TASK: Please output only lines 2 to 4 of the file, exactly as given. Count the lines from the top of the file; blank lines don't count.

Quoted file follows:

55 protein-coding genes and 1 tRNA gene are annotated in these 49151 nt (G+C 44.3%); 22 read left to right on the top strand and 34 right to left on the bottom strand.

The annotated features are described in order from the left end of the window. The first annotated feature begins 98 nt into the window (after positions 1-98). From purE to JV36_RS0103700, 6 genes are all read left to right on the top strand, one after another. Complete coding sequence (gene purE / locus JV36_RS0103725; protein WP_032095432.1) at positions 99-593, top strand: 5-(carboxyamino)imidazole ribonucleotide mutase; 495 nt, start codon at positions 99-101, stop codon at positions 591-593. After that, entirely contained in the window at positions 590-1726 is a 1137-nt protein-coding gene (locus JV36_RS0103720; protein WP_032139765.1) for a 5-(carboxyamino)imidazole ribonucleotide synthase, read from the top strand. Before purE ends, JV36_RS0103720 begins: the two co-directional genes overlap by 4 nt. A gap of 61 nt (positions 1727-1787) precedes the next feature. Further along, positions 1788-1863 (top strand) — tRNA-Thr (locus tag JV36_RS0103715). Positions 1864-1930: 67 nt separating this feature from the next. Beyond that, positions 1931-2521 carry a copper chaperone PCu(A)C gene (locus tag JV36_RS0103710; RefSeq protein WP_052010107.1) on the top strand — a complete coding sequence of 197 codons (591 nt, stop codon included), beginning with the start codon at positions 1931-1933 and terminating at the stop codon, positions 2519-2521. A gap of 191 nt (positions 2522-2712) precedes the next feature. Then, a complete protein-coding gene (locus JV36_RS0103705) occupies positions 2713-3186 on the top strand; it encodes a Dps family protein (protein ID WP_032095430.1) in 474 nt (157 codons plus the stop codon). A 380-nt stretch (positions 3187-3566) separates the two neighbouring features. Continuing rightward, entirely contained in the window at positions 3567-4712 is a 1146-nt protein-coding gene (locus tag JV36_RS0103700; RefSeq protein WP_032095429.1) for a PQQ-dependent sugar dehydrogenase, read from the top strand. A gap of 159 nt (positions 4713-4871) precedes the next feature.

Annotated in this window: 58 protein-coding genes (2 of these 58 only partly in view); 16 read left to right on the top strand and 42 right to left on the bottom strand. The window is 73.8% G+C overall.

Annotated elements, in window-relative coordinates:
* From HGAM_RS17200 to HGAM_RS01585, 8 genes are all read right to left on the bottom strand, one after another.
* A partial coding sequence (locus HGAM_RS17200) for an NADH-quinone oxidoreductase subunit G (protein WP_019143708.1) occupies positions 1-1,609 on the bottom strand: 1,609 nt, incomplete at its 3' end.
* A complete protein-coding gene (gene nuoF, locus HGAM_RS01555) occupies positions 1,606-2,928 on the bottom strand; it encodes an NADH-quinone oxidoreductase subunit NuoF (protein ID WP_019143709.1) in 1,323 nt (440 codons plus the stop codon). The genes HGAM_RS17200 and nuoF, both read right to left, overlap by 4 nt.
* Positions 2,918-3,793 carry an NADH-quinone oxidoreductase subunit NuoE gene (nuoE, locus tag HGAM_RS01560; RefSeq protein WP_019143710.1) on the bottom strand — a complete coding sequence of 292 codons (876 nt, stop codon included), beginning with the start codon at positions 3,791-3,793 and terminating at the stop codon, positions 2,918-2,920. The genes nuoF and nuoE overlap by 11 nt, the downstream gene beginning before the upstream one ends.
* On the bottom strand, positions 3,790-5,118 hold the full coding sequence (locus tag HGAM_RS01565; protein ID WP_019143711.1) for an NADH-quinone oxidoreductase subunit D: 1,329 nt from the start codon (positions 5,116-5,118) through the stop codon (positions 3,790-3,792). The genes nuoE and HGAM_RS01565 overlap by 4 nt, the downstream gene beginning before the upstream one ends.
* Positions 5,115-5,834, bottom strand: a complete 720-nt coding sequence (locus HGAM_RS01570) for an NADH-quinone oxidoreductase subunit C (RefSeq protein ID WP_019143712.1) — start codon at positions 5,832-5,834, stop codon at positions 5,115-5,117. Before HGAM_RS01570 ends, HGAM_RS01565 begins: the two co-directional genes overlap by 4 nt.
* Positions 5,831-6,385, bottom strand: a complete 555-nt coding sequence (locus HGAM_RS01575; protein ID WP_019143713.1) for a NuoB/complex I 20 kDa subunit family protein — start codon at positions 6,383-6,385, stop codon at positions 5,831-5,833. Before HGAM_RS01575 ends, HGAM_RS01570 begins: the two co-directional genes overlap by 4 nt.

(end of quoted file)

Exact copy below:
The annotated features are described in order from the left end of the window. The first annotated feature begins 98 nt into the window (after positions 1-98). From purE to JV36_RS0103700, 6 genes are all read left to right on the top strand, one after another. Complete coding sequence (gene purE / locus JV36_RS0103725; protein WP_032095432.1) at positions 99-593, top strand: 5-(carboxyamino)imidazole ribonucleotide mutase; 495 nt, start codon at positions 99-101, stop codon at positions 591-593. After that, entirely contained in the window at positions 590-1726 is a 1137-nt protein-coding gene (locus JV36_RS0103720; protein WP_032139765.1) for a 5-(carboxyamino)imidazole ribonucleotide synthase, read from the top strand. Before purE ends, JV36_RS0103720 begins: the two co-directional genes overlap by 4 nt. A gap of 61 nt (positions 1727-1787) precedes the next feature. Further along, positions 1788-1863 (top strand) — tRNA-Thr (locus tag JV36_RS0103715). Positions 1864-1930: 67 nt separating this feature from the next. Beyond that, positions 1931-2521 carry a copper chaperone PCu(A)C gene (locus tag JV36_RS0103710; RefSeq protein WP_052010107.1) on the top strand — a complete coding sequence of 197 codons (591 nt, stop codon included), beginning with the start codon at positions 1931-1933 and terminating at the stop codon, positions 2519-2521. A gap of 191 nt (positions 2522-2712) precedes the next feature. Then, a complete protein-coding gene (locus JV36_RS0103705) occupies positions 2713-3186 on the top strand; it encodes a Dps family protein (protein ID WP_032095430.1) in 474 nt (157 codons plus the stop codon). A 380-nt stretch (positions 3187-3566) separates the two neighbouring features. Continuing rightward, entirely contained in the window at positions 3567-4712 is a 1146-nt protein-coding gene (locus tag JV36_RS0103700; RefSeq protein WP_032095429.1) for a PQQ-dependent sugar dehydrogenase, read from the top strand. A gap of 159 nt (positions 4713-4871) precedes the next feature.

Annotated in this window: 58 protein-coding genes (2 of these 58 only partly in view); 16 read left to right on the top strand and 42 right to left on the bottom strand. The window is 73.8% G+C overall.

Annotated elements, in window-relative coordinates: